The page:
by Jonathan Morris
BBC News Online South West
Marie Hutchings has been dreading this moment for the past two years.
Marie Hutchings: Bought house for its 'marvellous' views of the moors
Surveyors have been pegging out land in the first stage of building three wind turbines at Forest Moor near Bradworthy in north Devon.
The nearest turbine, 75m (246ft) tall to the tip of its blades, will be 530m from Mrs Hutchings' front door.
Former cattle and sheep breeder Mrs Hutchings, 75, is now considering quitting the home she bought 18 years ago for its "marvellous" views.
Mrs Hutchings points to the view from her front door - a typical Devon landscape of rolling hills, hedges, and cows grazing in the fields.
She said: "There is no way I am going to be able to miss the turbines, apart from growing a 20ft high hedge.
"I have been hoping against hope that it will not happen.
"It was probably a silly thought, but I thought something might happen to stop them."
Mrs Hutchings moved with her husband Joe to the 20-acre smallholding 18 years ago.
She has bred pedigree sheep and cattle, and since Joe died five years ago she has moved into Spaniel breeding.
"This place was a wreck when we bought it," she said.
"But when I saw the view over Bodmin and Dartmoor I thought it was marvellous.
"We bought this place because of its peace and quiet, but I may be forced to move because of the noise."
She added: "The only consolation is that everyone in Devon will see them and there will be even more pressure against them."
Some locals are more conciliatory towards the windfarm.
Nearby Farmer Brain Mayhead, said: "It is better than having nuclear power stations although I think that turbines would be better out at sea."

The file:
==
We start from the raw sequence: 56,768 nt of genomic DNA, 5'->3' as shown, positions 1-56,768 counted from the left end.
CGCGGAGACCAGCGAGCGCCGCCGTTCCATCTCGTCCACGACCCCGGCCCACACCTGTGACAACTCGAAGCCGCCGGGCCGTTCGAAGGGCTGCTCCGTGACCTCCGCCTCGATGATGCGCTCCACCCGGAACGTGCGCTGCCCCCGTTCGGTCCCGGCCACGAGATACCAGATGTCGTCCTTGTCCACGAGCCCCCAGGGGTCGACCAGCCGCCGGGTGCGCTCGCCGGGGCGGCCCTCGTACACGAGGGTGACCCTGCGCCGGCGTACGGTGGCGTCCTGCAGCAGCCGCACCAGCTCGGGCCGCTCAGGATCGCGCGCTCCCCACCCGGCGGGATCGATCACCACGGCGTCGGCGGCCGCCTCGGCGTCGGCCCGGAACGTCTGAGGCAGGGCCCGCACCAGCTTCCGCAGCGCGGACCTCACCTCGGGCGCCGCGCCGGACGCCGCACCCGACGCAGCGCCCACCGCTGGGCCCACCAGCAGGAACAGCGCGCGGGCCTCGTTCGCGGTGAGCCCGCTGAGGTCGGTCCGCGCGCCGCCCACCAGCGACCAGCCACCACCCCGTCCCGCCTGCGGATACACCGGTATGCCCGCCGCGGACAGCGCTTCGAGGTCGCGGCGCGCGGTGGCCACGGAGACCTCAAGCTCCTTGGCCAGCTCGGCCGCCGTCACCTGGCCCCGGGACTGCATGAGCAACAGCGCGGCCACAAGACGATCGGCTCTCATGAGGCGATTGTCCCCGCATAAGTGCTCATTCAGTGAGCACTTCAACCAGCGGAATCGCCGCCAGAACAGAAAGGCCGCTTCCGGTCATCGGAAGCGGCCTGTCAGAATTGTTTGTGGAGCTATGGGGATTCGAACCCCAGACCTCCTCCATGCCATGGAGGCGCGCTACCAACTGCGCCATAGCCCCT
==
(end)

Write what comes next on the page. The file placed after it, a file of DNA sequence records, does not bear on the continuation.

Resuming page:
Pressure against wind turbines in Devon has been considerable and has prevented any until now.
While neighbouring Cornwall has seven windfarms, Bradworthy will be the first in Devon.
Both Bradworthy and the only other turbines with planning permission - at Higher Darracott near Torrington - went through on appeal after being rejected by Torridge District Council.
Twenty-two turbines are also being proposed at Fullabrook Down, south east of Ilfracombe.
However, that application has gone directly to the Department for Trade and Industry, which will consult North Devon District Council, because its output exceeds 50 megawatts.
The move towards windfarms has been fuelled by the government's target of providing 10% of energy from renewable sources by 2010.
If the Fullabrook Down scheme goes ahead, the 22 turbines, each of 3MW capacity, would produce almost 60% of Devon's recommended onshore wind energy capacity target of 103MW by 2010.
Guy Wilson, director of Energie Kontor UK, the firm behind the Bradworthy scheme, predicted more turbines in Devon amid government enthusiasm and targets for renewable energy.
Local authority planners were told by the government in October last year to include the environmental benefits of windfarms in assessing applications.
Mr Wilson said: "The government is keen and all the incentives for windfarm developers are there, including easing planning permissions.
"There are a lot of good sites in Devon which has been regarded as a difficult area in the past.
"A number of projects failed because planning policies did not support wind energy so it was always easy to reject projects."